Understanding overtime: Girls soccer teams ready mentally and physically

Hart's Taylor Moorehead (9) jumps to drop a ball against Long Beach Poly's Lauren Carroll (10) at Hart on Thursday, Feb. 16, 2017. Katharine Lotze/The Signal

In Foothill League girls soccer play, there are three outcomes for matches: win, lose or tie.

In the CIF-Southern Section playoffs, however, if a match ends with an even score, two 10-minute overtime periods are added. Whoever scores the first goal, the “golden goal,” earns the win.

Overtime is met with mixed feelings for both players and coaches. On one hand, the glimmering chance of a win still looms. On the other, the game becomes more unpredictable.

“With overtime, we do get anxious because we haven’t been in overtime during (the season) and it is something you should get a little bit hyped up for,” said West Ranch forward Aliyah Satterfield.

“But at the same time, you don’t want to let the moment get too big. We like to be excited but at the same time just play our game.”

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If no one scores in overtime, penalty kicks ensue, which is the situation that Valencia High (whose coach was unavailable for interview) encountered Thursday on the road against San Luis Obispo.

After a scoreless regulation and overtime, the Vikings won 4-2 in PKs.

It’s tough to practice for overtime, but penalty kicks can be rehearsed.

Both West Ranch and Hart coaching staffs prefer to have their players execute shots at the end of practice or after conditioning to mimic an end-of-game scenario when legs and bodies are most tired.

“I did it once during the Hart Showcase (tournament), then I didn’t practice at all during league because there’s no PKs during league. You just had to know your main PK-taker,” said Hart coach Guilherme Mitrovitch. “As soon as we made CIF, I practiced PK’s every day.”

“At the end of the day you just have to do what you’ve got to do to get the goal.”

-West Ranch’s Aliyah Satterfield

But overtime isn’t just about being physically prepared. There are decisions to be made in the minutes leading up to it.

One choice can decide the game. In Hart’s game on Tuesday against Long Beach Poly, Mitrovitch had to choose between subbing out starting players in order to have fresh legs for overtime or riding the momentum that the Indians had garnered as the second half neared its close.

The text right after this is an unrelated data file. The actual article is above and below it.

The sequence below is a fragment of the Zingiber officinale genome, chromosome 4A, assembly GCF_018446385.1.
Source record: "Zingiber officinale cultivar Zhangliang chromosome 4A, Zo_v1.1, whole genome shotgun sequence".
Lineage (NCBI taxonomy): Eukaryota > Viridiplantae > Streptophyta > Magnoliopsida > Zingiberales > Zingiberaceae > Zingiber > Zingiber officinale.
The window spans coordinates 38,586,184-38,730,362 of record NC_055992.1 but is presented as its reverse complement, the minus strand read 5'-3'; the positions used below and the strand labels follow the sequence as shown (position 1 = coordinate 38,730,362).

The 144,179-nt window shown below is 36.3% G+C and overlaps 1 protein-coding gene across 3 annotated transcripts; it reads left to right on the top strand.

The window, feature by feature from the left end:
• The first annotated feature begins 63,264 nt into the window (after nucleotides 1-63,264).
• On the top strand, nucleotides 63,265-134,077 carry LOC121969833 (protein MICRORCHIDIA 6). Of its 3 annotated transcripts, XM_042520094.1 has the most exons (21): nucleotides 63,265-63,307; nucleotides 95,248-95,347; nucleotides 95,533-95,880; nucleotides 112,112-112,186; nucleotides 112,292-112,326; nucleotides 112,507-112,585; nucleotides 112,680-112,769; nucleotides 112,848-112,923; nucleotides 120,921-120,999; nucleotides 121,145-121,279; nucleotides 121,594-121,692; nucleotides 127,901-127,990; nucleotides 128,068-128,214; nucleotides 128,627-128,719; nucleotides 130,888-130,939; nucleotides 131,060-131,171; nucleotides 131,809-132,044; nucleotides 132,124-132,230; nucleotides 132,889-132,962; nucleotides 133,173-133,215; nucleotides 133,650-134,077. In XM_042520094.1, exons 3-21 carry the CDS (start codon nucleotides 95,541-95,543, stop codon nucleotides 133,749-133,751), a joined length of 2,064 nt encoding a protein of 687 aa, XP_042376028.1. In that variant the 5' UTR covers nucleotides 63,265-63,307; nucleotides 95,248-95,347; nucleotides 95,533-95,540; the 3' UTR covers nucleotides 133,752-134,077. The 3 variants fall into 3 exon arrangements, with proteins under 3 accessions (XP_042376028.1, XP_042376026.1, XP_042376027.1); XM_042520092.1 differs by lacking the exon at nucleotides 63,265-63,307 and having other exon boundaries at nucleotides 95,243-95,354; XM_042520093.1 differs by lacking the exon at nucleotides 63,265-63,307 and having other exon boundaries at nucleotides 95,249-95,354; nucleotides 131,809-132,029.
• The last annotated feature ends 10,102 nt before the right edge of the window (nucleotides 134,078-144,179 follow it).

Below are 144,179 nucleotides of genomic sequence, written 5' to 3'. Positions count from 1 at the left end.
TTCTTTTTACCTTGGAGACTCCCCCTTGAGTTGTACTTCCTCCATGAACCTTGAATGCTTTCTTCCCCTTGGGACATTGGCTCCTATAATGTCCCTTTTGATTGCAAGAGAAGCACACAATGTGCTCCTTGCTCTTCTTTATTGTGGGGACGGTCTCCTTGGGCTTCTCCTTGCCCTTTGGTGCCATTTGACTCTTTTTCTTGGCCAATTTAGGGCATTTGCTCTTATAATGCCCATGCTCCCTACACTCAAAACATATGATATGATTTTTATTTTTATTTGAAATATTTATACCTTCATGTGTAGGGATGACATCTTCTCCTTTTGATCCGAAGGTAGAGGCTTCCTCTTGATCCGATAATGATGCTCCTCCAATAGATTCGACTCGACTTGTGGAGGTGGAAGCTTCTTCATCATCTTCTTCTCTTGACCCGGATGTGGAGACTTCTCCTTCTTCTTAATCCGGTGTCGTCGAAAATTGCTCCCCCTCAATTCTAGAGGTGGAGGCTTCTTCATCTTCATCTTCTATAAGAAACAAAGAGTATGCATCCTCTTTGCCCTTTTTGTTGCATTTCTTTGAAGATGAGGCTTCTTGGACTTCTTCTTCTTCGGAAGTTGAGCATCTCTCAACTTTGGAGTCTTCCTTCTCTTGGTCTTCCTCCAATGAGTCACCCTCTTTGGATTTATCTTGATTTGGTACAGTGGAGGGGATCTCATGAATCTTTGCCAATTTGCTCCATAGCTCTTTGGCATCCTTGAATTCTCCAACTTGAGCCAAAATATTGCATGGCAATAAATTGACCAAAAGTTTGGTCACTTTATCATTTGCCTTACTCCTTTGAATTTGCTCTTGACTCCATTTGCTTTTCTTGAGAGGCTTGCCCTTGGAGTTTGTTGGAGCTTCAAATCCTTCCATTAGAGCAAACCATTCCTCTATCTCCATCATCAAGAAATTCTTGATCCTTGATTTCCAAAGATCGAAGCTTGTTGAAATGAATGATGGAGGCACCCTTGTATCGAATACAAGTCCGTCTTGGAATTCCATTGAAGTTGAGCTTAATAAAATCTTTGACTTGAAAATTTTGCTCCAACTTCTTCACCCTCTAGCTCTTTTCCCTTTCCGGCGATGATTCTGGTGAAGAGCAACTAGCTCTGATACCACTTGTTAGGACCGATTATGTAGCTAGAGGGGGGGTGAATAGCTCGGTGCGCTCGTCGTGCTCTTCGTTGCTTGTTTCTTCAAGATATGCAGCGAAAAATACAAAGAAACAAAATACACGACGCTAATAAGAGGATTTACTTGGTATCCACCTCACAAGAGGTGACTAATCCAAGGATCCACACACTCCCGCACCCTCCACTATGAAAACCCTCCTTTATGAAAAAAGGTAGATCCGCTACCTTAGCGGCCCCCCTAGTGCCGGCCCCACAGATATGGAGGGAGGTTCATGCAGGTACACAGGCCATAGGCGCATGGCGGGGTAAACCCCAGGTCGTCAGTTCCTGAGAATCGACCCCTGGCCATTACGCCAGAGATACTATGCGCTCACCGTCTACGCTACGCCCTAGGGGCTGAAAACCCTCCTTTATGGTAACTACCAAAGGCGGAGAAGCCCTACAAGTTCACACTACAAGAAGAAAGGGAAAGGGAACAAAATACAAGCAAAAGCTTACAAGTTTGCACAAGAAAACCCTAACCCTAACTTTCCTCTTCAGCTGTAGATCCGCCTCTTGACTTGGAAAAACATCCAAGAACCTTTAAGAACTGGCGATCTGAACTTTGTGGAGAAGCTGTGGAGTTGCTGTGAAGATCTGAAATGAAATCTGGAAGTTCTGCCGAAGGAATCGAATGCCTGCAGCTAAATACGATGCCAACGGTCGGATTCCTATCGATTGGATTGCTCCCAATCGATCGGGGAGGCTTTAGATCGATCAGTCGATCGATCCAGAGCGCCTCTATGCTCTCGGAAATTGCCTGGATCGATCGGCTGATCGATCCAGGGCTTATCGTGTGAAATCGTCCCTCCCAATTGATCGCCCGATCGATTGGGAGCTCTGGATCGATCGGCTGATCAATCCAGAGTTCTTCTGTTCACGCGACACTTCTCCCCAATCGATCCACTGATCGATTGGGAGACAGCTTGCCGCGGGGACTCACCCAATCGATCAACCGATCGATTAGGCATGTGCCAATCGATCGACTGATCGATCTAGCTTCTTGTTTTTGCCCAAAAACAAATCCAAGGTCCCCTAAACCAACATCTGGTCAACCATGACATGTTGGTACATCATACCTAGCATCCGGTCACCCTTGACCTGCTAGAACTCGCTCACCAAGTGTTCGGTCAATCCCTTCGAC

He decided on the latter, and it paid off. Taylor Scott launched a goal with 2:05 left to win the game 2-1 sending the Indians to the second round of the CIF-Southern Section Division 1 playoffs.

“For a coach, they’ve got to pay attention because it’s a catch-22,” said Mitrovitch, whose team will host Upland at 3 p.m. Tuesday. “I would normally sub a little bit more in the second half, but I thought we had the momentum and I didn’t want to change.

“But I knew I was being risky because overtime was coming and my team might be a little tired in overtime.”

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West Ranch coach Jared White concurs. The Wildcats also neared overtime on Tuesday before Satterfield scored in the 62nd minute to lift West Ranch to a 1-0 win, its first-ever playoff victory.

“It’s tricky,” said White, whose team will travel to Temecula Valley on Tuesday for the second round of the D2 playoffs. “You have to be paying attention to the game and reading your players and knowing their fitness levels and how far you can push them, which ones you need to get out for a few minutes to keep fresh for overtime.”

While there may be myriad ways to plan for overtime, there is no true way to be completely ready.

That’s just the nature of playoff games. Each one has a different flavor, but whether sweet, salty or sour, the objective remains the same.

“There’s not really any way to prepare for overtime,” Satterfield said. “At the end of the day you just have to do what you’ve got to do to get the goal.”

Valencia will host Newbury Park at 5 p.m. Tuesday in Division 2.

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